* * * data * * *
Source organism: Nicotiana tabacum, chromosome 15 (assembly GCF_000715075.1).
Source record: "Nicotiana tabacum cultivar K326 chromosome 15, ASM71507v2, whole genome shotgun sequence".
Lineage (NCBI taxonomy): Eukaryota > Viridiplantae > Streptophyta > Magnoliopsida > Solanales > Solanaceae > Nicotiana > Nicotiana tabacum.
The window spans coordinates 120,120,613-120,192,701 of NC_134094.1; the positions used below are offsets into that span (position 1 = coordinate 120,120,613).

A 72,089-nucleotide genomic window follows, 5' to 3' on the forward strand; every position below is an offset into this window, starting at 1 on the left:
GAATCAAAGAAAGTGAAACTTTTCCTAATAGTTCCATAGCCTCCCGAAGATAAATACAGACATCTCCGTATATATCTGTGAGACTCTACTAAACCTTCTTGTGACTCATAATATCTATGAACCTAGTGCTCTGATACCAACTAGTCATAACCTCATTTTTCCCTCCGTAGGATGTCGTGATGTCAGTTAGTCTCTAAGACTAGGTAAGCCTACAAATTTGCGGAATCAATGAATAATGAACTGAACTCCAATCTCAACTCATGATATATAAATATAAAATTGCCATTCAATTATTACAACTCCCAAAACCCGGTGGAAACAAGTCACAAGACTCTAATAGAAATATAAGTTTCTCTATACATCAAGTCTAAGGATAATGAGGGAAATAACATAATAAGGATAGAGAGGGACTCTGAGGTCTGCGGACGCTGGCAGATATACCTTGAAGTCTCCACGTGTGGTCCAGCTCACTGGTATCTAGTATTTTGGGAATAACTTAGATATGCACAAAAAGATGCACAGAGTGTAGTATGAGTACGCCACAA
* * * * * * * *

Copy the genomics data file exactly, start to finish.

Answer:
Source organism: Nicotiana tabacum, chromosome 15 (assembly GCF_000715075.1).
Source record: "Nicotiana tabacum cultivar K326 chromosome 15, ASM71507v2, whole genome shotgun sequence".
Lineage (NCBI taxonomy): Eukaryota > Viridiplantae > Streptophyta > Magnoliopsida > Solanales > Solanaceae > Nicotiana > Nicotiana tabacum.
The window spans coordinates 120,120,613-120,192,701 of NC_134094.1; the positions used below are offsets into that span (position 1 = coordinate 120,120,613).

A 72,089-nucleotide genomic window follows, 5' to 3' on the forward strand; every position below is an offset into this window, starting at 1 on the left:
GAATCAAAGAAAGTGAAACTTTTCCTAATAGTTCCATAGCCTCCCGAAGATAAATACAGACATCTCCGTATATATCTGTGAGACTCTACTAAACCTTCTTGTGACTCATAATATCTATGAACCTAGTGCTCTGATACCAACTAGTCATAACCTCATTTTTCCCTCCGTAGGATGTCGTGATGTCAGTTAGTCTCTAAGACTAGGTAAGCCTACAAATTTGCGGAATCAATGAATAATGAACTGAACTCCAATCTCAACTCATGATATATAAATATAAAATTGCCATTCAATTATTACAACTCCCAAAACCCGGTGGAAACAAGTCACAAGACTCTAATAGAAATATAAGTTTCTCTATACATCAAGTCTAAGGATAATGAGGGAAATAACATAATAAGGATAGAGAGGGACTCTGAGGTCTGCGGACGCTGGCAGATATACCTTGAAGTCTCCACGTGTGGTCCAGCTCACTGGTATCTAGTATTTTGGGAATAACTTAGATATGCACAAAAAGATGCACAGAGTGTAGTATGAGTACGCCACAA